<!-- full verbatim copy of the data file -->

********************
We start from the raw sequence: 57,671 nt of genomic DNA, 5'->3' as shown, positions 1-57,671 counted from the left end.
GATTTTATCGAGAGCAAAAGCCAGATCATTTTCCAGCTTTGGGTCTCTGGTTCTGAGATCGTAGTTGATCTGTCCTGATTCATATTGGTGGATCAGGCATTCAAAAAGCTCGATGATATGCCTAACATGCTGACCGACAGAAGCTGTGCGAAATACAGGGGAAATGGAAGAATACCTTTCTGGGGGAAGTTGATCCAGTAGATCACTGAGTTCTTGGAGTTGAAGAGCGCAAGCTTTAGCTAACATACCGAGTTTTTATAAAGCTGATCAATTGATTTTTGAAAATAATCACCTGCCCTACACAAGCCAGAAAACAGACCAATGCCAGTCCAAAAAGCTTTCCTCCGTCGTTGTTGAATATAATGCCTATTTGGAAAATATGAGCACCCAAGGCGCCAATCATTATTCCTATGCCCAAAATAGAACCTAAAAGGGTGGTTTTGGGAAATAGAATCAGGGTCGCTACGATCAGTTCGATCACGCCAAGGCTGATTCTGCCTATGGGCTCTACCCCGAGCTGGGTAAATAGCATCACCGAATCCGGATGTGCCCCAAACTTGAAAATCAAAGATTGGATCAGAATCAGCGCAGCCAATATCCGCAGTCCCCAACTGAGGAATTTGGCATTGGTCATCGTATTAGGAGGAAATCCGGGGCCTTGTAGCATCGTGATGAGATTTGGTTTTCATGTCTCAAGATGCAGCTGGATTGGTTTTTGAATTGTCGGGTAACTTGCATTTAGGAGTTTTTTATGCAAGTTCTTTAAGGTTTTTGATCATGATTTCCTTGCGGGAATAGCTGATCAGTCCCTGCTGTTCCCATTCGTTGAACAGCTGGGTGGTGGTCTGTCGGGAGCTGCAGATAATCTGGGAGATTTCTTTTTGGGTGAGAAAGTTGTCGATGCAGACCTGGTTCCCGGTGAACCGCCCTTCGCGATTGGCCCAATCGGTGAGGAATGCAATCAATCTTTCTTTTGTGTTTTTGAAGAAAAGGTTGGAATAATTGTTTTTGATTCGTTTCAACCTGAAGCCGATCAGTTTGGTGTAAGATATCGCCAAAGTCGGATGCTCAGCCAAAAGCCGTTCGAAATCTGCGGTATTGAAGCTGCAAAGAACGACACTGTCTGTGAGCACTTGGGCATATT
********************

We start from the raw sequence: 57,671 nt of genomic DNA, 5'->3' as shown, positions 1-57,671 counted from the left end.
GATTTTATCGAGAGCAAAAGCCAGATCATTTTCCAGCTTTGGGTCTCTGGTTCTGAGATCGTAGTTGATCTGTCCTGATTCATATTGGTGGATCAGGCATTCAAAAAGCTCGATGATATGCCTAACATGCTGACCGACAGAAGCTGTGCGAAATACAGGGGAAATGGAAGAATACCTTTCTGGGGGAAGTTGATCCAGTAGATCACTGAGTTCTTGGAGTTGAAGAGCGCAAGCTTTAGCTAACATACCGAGTTTTTATAAAGCTGATCAATTGATTTTTGAAAATAATCACCTGCCCTACACAAGCCAGAAAACAGACCAATGCCAGTCCAAAAAGCTTTCCTCCGTCGTTGTTGAATATAATGCCTATTTGGAAAATATGAGCACCCAAGGCGCCAATCATTATTCCTATGCCCAAAATAGAACCTAAAAGGGTGGTTTTGGGAAATAGAATCAGGGTCGCTACGATCAGTTCGATCACGCCAAGGCTGATTCTGCCTATGGGCTCTACCCCGAGCTGGGTAAATAGCATCACCGAATCCGGATGTGCCCCAAACTTGAAAATCAAAGATTGGATCAGAATCAGCGCAGCCAATATCCGCAGTCCCCAACTGAGGAATTTGGCATTGGTCATCGTATTAGGAGGAAATCCGGGGCCTTGTAGCATCGTGATGAGATTTGGTTTTCATGTCTCAAGATGCAGCTGGATTGGTTTTTGAATTGTCGGGTAACTTGCATTTAGGAGTTTTTTATGCAAGTTCTTTAAGGTTTTTGATCATGATTTCCTTGCGGGAATAGCTGATCAGTCCCTGCTGTTCCCATTCGTTGAACAGCTGGGTGGTGGTCTGTCGGGAGCTGCAGATAATCTGGGAGATTTCTTTTTGGGTGAGAAAGTTGTCGATGCAGACCTGGTTCCCGGTGAACCGCCCTTCGCGATTGGCCCAATCGGTGAGGAATGCAATCAATCTTTCTTTTGTGTTTTTGAAGAAAAGGTTGGAATAATTGTTTTTGATTCGTTTCAACCTGAAGCCGATCAGTTTGGTGTAAGATATCGCCAAAGTCGGATGCTCAGCCAAAAGCCGTTCGAAATCTGCGGTATTGAAGCTGCAAAGAACGACACTGTCTGTGAGCACTTGGGCATATT